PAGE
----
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7 Ways Investors in their 60s Can Prepare for 2023

If you’re in your 60s and you need to secure your retirement, here’s what you should do to get ahead in 2023.

Ruth Saldanha 13 January, 2023 | 4:38AM
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Two women aged 60 sitting on fence

For anyone approaching their 60s, upcoming retirement becomes all too real. Extended beach vacations, travel, quality time with grandkids, all of it is within reach.

However, you might also have a lot of questions, including:

• How do I know if I have enough money to retire?

• What’s the smartest approach to generate an income from my portfolio?

• How do I deal with inflation, given rising expenses and falling asset prices?


 

Have a Retirement Plan in Place

Morningstar’s director of personal finance, Christine Benz says that when it comes to investing in your 60s, the key thing to start with is to look at how much you have been able to save and how much the portfolio might grow before actual retirement. It is recommended that individuals do what’s called an investment policy statement, which considers details such as the assets available in your portfolio, the level of risk, the rate of return that you’re trying to achieve, the management of your portfolio, and the cost, among other parameters. 

In all cases, appropriate asset allocation is key. “One thing that’s on the top of my mind right now, is the strong performance in the equity market over a decade,” says Benz, who points out that many people in their 60s, especially if they’ve been taking a hands-off approach in their portfolios, have a lot of stock exposure. “I would say at the portfolio level, that is the key thing to take a look at, and whether you might consider adjusting that equity piece downward a little bit,” she says. Benz is a big believer in using a “bucket” approach to visualize what would be an appropriate asset mix, and that varies according to each individual.

To help with some of this, the team at Morningstar Investment Management has some tips.

7 Actions for Investors in their 60s to Consider

  1. Focus on Desired Outcomes: As investors approach or enter retirement, outcomes become far more important than relative gains. Tie outcomes to their goals, with a specific focus on funding your retirement cash flow needs.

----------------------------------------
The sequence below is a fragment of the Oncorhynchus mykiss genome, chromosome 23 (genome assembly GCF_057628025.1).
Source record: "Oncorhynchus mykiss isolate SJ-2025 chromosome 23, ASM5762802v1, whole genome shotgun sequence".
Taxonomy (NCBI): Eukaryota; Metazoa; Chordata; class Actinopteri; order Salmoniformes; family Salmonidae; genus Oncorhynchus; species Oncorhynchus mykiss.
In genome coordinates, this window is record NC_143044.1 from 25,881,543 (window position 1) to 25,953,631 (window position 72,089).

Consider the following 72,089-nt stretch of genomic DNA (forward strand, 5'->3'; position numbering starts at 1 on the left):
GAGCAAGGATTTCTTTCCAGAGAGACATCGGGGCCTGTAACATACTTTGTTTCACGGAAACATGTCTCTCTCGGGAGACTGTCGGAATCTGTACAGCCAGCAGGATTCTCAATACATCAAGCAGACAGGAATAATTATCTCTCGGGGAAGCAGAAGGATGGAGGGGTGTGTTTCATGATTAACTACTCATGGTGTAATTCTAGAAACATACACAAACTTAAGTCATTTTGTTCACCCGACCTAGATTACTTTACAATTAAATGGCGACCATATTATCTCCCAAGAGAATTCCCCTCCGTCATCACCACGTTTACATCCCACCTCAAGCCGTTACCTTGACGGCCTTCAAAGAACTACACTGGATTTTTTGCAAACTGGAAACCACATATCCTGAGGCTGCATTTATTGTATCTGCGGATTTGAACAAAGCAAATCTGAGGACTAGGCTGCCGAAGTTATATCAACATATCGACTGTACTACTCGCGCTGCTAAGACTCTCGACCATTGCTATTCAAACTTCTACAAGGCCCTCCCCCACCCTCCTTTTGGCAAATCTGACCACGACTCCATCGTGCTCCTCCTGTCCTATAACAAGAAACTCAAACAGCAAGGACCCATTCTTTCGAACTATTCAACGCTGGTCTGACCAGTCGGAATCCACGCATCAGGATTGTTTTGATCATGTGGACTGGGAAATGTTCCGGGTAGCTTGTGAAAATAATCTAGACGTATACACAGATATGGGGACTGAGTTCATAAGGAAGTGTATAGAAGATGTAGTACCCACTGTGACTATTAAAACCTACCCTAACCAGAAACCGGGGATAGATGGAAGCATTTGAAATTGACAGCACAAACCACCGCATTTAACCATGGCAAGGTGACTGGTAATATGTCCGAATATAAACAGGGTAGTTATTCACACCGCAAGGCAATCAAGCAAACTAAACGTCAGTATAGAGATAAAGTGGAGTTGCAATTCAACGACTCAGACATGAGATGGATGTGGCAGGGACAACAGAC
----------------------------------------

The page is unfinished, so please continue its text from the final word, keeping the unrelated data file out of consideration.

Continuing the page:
2. Reframe Budgeting: Retirees often struggle with their budgeting as their ongoing needs change. Understand the retirement smile (spending starts high, then falls, then increases again) and how to address it.

  3. Focus on Value Drivers: The 60s is a prime period for broader financial planning. All too often, we think about investing first, but the structures are important, including final contributions.

  4. Avoid Myopia: Investors in retirement can become too defensive and short-term orientated. A portfolio ‘bucketing’ approach combining portfolios with different risk profiles can you stay focused on the long term.

  5. Behavioural Coaching on Sequencing Risk: Research shows that behavioural coaching can add meaningful value. Or conversely, bad behaviour is destructive. Understand sequencing risk, while keeping in mind the principles of good investing and associated habits.

  6. Consider Different Portfolio Combinations: Meeting goals is an individual experience and tracking the TSX Composite, or S&P500 is not for everyone. Embrace portfolio combinations you feel positive about, but don’t overcomplicate your investments.

  7. Prepare for a Post-Retirement Crash: Over your retirement, you’re likely to experience at least one market crash. Your response to these events will determine your ability to preserve capital. The better you are prepared, the less likely you are to make mistakes.

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About Author

Ruth Saldanha

Ruth Saldanha  is Editorial Manager at Morningstar.ca. Follow her on Twitter @KarishmaRuth.

 
 
 

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